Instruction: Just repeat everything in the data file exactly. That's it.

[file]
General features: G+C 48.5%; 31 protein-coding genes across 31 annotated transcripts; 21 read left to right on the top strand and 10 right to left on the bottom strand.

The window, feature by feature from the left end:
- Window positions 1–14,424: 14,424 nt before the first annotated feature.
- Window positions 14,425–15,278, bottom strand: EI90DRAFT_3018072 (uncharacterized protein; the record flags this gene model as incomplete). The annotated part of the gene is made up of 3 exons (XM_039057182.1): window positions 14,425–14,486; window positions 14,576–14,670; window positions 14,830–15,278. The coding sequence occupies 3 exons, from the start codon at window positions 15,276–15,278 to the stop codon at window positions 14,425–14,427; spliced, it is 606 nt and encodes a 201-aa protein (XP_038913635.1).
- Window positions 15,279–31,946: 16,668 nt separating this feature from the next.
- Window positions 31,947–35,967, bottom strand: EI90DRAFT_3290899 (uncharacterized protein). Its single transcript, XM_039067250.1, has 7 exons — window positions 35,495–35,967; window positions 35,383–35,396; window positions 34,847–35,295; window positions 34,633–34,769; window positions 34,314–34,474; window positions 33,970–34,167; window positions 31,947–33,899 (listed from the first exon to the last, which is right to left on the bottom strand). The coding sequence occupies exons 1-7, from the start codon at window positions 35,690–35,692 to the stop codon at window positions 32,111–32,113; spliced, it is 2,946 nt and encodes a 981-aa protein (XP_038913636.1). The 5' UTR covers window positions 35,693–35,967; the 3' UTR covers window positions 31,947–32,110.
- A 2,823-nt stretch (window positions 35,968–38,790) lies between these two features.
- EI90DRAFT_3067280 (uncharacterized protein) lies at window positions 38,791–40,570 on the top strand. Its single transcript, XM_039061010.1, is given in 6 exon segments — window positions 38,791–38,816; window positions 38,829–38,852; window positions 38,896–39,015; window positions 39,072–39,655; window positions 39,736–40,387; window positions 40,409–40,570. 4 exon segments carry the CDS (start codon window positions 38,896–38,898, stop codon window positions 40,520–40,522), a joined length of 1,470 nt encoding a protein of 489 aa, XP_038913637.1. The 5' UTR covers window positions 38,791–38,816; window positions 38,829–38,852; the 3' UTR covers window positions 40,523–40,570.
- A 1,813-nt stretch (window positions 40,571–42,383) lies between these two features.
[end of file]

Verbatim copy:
General features: G+C 48.5%; 31 protein-coding genes across 31 annotated transcripts; 21 read left to right on the top strand and 10 right to left on the bottom strand.

The window, feature by feature from the left end:
- Window positions 1–14,424: 14,424 nt before the first annotated feature.
- Window positions 14,425–15,278, bottom strand: EI90DRAFT_3018072 (uncharacterized protein; the record flags this gene model as incomplete). The annotated part of the gene is made up of 3 exons (XM_039057182.1): window positions 14,425–14,486; window positions 14,576–14,670; window positions 14,830–15,278. The coding sequence occupies 3 exons, from the start codon at window positions 15,276–15,278 to the stop codon at window positions 14,425–14,427; spliced, it is 606 nt and encodes a 201-aa protein (XP_038913635.1).
- Window positions 15,279–31,946: 16,668 nt separating this feature from the next.
- Window positions 31,947–35,967, bottom strand: EI90DRAFT_3290899 (uncharacterized protein). Its single transcript, XM_039067250.1, has 7 exons — window positions 35,495–35,967; window positions 35,383–35,396; window positions 34,847–35,295; window positions 34,633–34,769; window positions 34,314–34,474; window positions 33,970–34,167; window positions 31,947–33,899 (listed from the first exon to the last, which is right to left on the bottom strand). The coding sequence occupies exons 1-7, from the start codon at window positions 35,690–35,692 to the stop codon at window positions 32,111–32,113; spliced, it is 2,946 nt and encodes a 981-aa protein (XP_038913636.1). The 5' UTR covers window positions 35,693–35,967; the 3' UTR covers window positions 31,947–32,110.
- A 2,823-nt stretch (window positions 35,968–38,790) lies between these two features.
- EI90DRAFT_3067280 (uncharacterized protein) lies at window positions 38,791–40,570 on the top strand. Its single transcript, XM_039061010.1, is given in 6 exon segments — window positions 38,791–38,816; window positions 38,829–38,852; window positions 38,896–39,015; window positions 39,072–39,655; window positions 39,736–40,387; window positions 40,409–40,570. 4 exon segments carry the CDS (start codon window positions 38,896–38,898, stop codon window positions 40,520–40,522), a joined length of 1,470 nt encoding a protein of 489 aa, XP_038913637.1. The 5' UTR covers window positions 38,791–38,816; window positions 38,829–38,852; the 3' UTR covers window positions 40,523–40,570.
- A 1,813-nt stretch (window positions 40,571–42,383) lies between these two features.